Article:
2021 is coming to a close—and seriously, how did that happen so fast? Since it’s that time of year to reflect on the year that was, these were some of the biggest stories in weed in 2021:
Sha’Carri Richardson was denied the chance to compete in the Tokyo Summer Olympics because she tested positive for THC. Richardson dominated the women’s 100-meter qualifying race at the U.S. Olympic Track and Field Trials in Eugene, Oregon. However, the U.S. Anti-Doping Agency (USADA) prohibited her from competing after the positive test.
“Richardson’s competitive results obtained on June 19, 2021, including her Olympic qualifying results at the Team Trials, have been disqualified, and she forfeits any medals, points, and prizes,” a statement from the USADA said.
Richardson, who had just learned about her mother’s death, consumed marijuana in Oregon, a legal cannabis state. Despite the lack of evidence that marijuana or THC enhances athletic ability and a petition signed by more than half a million people, Richardson could not compete.
Colorado’s Speaker of the House, Alec Garnett (D-Denver), introduced legislation to tighten rules for medical marijuana and marijuana concentrates. The Colorado Legislature passed HB 1317 in June, and Governor Jared Polis (D-Colorado), signed the bill into law in the same month.
A new state tracking system will monitor medical marijuana patients’ purchases to prevent them from buying more than the allowed daily limit. Additionally, the law lowered the purchase limit on concentrates for medical and recreational to 8 grams per day, down from the previous 40-gram limit. For medical marijuana patients between the ages of 18-20, the limit on concentrates was lowered to two grams per day.
Amazon, one of the largest employers in the United States, dropped drug testing for applicants and employees this year.
“We will no longer include marijuana in our comprehensive drug screening program for any positions not regulated by the Department of Transportation, and will instead treat it the same as alcohol use. We will continue to do impairment checks on the job and will test for all drugs and alcohol after any incident,” the company said in a blog post.
Going one step further, the company said that they would actively lobby Congress to pass the Marijuana Opportunity Reinvestment and Expungement (MORE) Act, which would legalize cannabis nationally.
This may be the biggest story that wasn’t. We’re at the end of 2021, and there still hasn’t been any movement on ending the prohibition on cannabis or improving access to banking.
Several marijuana legalization and banking bills were introduced in the last few years, including the MORE Act and the SAFE Banking Act. In 2020, the House passed the MORE Act, but it never received a hearing in the Senate. The House passed different versions of the SAFE Banking Act five times, but like the MORE Act, it stalled in the Senate.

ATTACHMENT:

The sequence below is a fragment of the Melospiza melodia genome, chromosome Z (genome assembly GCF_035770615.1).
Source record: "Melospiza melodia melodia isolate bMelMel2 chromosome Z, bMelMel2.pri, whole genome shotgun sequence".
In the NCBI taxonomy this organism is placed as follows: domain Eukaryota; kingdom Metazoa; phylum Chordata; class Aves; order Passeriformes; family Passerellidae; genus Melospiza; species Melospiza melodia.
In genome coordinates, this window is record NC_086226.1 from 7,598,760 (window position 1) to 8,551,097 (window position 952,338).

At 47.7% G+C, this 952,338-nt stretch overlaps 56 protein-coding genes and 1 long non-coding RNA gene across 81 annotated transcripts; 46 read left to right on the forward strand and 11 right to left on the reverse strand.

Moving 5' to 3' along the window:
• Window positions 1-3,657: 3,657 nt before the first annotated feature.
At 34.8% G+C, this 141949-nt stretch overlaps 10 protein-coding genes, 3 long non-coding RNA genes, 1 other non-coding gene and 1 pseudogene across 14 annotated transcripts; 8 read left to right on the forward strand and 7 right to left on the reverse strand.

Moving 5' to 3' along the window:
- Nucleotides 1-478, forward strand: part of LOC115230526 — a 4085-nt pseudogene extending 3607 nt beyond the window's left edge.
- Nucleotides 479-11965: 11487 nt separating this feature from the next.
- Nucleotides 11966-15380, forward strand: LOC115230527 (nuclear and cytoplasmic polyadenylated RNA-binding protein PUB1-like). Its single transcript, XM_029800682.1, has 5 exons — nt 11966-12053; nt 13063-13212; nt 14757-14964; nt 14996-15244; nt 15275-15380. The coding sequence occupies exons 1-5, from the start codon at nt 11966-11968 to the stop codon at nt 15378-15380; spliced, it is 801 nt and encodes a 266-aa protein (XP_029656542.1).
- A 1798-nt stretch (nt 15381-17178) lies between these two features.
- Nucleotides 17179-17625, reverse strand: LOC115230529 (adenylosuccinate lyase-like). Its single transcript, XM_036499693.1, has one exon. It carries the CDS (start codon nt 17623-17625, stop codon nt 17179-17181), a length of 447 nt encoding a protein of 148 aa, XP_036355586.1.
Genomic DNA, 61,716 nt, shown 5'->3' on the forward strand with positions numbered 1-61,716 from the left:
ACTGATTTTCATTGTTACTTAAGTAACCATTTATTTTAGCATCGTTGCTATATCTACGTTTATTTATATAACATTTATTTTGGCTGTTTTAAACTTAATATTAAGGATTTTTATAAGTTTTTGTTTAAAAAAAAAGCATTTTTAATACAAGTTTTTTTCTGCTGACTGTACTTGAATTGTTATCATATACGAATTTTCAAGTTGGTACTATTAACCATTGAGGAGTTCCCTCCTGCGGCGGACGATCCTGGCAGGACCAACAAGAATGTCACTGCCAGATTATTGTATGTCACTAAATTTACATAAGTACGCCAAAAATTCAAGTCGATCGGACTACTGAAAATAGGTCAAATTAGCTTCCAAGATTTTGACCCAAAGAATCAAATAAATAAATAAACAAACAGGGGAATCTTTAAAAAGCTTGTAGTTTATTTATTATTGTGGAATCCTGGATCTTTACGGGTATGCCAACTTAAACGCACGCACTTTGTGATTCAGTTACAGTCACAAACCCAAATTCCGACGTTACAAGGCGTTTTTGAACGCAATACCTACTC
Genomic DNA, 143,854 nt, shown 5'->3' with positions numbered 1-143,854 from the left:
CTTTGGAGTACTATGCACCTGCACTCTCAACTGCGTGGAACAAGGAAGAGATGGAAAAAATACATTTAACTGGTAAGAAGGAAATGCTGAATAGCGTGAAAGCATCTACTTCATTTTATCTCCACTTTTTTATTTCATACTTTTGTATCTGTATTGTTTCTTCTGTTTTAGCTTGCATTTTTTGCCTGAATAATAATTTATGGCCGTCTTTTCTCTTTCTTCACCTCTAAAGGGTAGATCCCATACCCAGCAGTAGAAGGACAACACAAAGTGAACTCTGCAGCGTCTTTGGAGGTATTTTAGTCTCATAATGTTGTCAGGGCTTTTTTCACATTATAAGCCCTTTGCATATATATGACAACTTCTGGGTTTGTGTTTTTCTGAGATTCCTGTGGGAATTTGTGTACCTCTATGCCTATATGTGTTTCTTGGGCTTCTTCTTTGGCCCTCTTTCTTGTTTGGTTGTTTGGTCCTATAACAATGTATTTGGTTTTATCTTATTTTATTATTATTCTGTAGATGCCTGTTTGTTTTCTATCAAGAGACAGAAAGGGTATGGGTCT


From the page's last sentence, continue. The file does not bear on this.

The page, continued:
One of the sponsors of the SAFE Banking Act, Rep. Ed Perlmutter (D-CO), said in a statement, “[P]eople are still getting killed and businesses are still getting robbed because of a lack of action from the Senate. The SAFE Banking Act has been sitting in the Senate for three years and with every passing day their unwillingness to deal with the issue endangers and harms businesses, their employees, and communities across the country.”
In states that have legalized adult-use marijuana, youth marijuana use has not increased.
A study published in JAMA Pediatrics found that teen marijuana use decreased after legalization. Researchers analyzed data from 1.4 million high school students between 1993 and 2017 and found an 8 percent decrease in teen use after states legalized recreational marijuana.
The U.S. Department of Education’s National Center for Education Statistics (NCES) analyzed ten years of data from students in grades 9-12 who reported marijuana use in the previous 30 days. They found that between 2009 and 2019, youth marijuana use has remained essentially unchanged.
“The overall percentage of students who reported using marijuana at least 1 time during the previous 30 days in 2019 was not measurably different from the percentage in 2009…. There was no measurable difference between 2009 and 2019 in the percentage of students who reported that illegal drugs were made available to them on school property.”
The findings are consistent with prior data concerning youth marijuana use.
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